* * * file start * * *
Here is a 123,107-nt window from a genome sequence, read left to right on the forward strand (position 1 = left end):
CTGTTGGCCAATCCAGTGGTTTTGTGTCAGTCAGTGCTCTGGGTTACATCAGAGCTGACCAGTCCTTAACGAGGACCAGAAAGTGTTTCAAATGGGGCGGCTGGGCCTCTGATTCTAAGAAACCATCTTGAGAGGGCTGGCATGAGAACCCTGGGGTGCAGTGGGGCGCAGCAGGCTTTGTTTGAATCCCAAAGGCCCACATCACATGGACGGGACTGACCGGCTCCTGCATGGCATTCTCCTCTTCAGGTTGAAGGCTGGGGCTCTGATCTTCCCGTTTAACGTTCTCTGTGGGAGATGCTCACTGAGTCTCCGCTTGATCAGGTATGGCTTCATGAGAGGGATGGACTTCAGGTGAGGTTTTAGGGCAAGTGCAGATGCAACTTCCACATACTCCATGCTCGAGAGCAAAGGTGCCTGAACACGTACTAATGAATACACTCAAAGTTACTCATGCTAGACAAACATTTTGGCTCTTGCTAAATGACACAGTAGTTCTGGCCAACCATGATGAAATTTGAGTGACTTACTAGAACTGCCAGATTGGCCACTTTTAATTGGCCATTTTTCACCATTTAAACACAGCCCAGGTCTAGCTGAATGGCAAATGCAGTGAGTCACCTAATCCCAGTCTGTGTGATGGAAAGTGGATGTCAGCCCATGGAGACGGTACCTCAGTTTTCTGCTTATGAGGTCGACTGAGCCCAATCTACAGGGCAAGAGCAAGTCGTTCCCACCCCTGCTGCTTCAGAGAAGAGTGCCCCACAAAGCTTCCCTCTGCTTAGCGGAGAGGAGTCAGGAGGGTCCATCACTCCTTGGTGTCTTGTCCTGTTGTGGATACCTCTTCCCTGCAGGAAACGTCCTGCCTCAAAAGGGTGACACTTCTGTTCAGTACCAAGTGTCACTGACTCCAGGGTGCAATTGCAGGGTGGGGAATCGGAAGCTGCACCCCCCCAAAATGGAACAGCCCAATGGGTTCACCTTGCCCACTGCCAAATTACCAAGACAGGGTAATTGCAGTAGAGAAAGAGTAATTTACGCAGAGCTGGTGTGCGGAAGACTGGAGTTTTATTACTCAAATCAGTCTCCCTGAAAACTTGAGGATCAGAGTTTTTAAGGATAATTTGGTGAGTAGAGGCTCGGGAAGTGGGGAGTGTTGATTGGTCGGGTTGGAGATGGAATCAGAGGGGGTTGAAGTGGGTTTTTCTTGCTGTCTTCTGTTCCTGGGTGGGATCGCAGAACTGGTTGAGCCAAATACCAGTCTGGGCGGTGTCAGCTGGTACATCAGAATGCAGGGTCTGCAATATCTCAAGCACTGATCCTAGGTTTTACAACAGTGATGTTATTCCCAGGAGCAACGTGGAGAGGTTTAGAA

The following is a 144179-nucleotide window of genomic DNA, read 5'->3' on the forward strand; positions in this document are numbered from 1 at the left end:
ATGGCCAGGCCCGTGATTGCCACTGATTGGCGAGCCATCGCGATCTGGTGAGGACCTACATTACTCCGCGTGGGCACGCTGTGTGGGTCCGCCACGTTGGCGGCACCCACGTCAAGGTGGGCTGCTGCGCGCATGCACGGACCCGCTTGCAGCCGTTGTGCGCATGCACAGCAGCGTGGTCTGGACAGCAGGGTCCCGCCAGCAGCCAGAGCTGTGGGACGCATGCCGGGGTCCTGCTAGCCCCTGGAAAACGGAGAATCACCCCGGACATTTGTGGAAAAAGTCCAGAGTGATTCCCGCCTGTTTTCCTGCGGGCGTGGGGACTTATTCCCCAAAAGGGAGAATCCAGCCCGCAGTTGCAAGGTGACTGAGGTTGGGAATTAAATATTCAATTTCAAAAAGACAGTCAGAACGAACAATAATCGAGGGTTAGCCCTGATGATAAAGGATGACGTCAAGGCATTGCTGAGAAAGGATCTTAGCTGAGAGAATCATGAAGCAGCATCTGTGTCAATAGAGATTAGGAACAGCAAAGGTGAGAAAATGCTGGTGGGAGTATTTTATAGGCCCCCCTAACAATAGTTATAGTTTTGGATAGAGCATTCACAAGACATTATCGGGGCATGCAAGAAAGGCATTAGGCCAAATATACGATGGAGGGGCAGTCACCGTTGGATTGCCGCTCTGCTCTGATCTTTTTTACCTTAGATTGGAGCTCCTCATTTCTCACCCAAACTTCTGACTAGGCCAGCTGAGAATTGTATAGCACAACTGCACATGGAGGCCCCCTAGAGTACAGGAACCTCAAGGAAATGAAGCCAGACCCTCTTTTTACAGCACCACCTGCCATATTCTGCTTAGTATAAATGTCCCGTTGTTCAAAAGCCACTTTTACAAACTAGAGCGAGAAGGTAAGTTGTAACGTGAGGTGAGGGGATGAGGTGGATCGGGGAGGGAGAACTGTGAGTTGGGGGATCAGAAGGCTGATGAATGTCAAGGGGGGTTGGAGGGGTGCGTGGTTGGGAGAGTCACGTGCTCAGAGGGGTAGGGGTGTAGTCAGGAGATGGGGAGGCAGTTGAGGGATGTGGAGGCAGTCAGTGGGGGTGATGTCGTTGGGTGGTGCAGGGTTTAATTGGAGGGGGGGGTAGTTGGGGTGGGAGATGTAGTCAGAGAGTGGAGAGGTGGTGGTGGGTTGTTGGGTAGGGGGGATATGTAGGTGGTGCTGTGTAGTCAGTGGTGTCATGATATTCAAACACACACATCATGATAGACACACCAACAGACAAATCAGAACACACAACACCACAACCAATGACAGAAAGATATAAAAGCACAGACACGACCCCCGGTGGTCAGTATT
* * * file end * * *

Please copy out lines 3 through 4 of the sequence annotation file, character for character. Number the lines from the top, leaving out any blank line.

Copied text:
The following is a 144179-nucleotide window of genomic DNA, read 5'->3' on the forward strand; positions in this document are numbered from 1 at the left end:
ATGGCCAGGCCCGTGATTGCCACTGATTGGCGAGCCATCGCGATCTGGTGAGGACCTACATTACTCCGCGTGGGCACGCTGTGTGGGTCCGCCACGTTGGCGGCACCCACGTCAAGGTGGGCTGCTGCGCGCATGCACGGACCCGCTTGCAGCCGTTGTGCGCATGCACAGCAGCGTGGTCTGGACAGCAGGGTCCCGCCAGCAGCCAGAGCTGTGGGACGCATGCCGGGGTCCTGCTAGCCCCTGGAAAACGGAGAATCACCCCGGACATTTGTGGAAAAAGTCCAGAGTGATTCCCGCCTGTTTTCCTGCGGGCGTGGGGACTTATTCCCCAAAAGGGAGAATCCAGCCCGCAGTTGCAAGGTGACTGAGGTTGGGAATTAAATATTCAATTTCAAAAAGACAGTCAGAACGAACAATAATCGAGGGTTAGCCCTGATGATAAAGGATGACGTCAAGGCATTGCTGAGAAAGGATCTTAGCTGAGAGAATCATGAAGCAGCATCTGTGTCAATAGAGATTAGGAACAGCAAAGGTGAGAAAATGCTGGTGGGAGTATTTTATAGGCCCCCCTAACAATAGTTATAGTTTTGGATAGAGCATTCACAAGACATTATCGGGGCATGCAAGAAAGGCATTAGGCCAAATATACGATGGAGGGGCAGTCACCGTTGGATTGCCGCTCTGCTCTGATCTTTTTTACCTTAGATTGGAGCTCCTCATTTCTCACCCAAACTTCTGACTAGGCCAGCTGAGAATTGTATAGCACAACTGCACATGGAGGCCCCCTAGAGTACAGGAACCTCAAGGAAATGAAGCCAGACCCTCTTTTTACAGCACCACCTGCCATATTCTGCTTAGTATAAATGTCCCGTTGTTCAAAAGCCACTTTTACAAACTAGAGCGAGAAGGTAAGTTGTAACGTGAGGTGAGGGGATGAGGTGGATCGGGGAGGGAGAACTGTGAGTTGGGGGATCAGAAGGCTGATGAATGTCAAGGGGGGTTGGAGGGGTGCGTGGTTGGGAGAGTCACGTGCTCAGAGGGGTAGGGGTGTAGTCAGGAGATGGGGAGGCAGTTGAGGGATGTGGAGGCAGTCAGTGGGGGTGATGTCGTTGGGTGGTGCAGGGTTTAATTGGAGGGGGGGGTAGTTGGGGTGGGAGATGTAGTCAGAGAGTGGAGAGGTGGTGGTGGGTTGTTGGGTAGGGGGGATATGTAGGTGGTGCTGTGTAGTCAGTGGTGTCATGATATTCAAACACACACATCATGATAGACACACCAACAGACAAATCAGAACACACAACACCACAACCAATGACAGAAAGATATAAAAGCACAGACACGACCCCCGGTGGTCAGTATT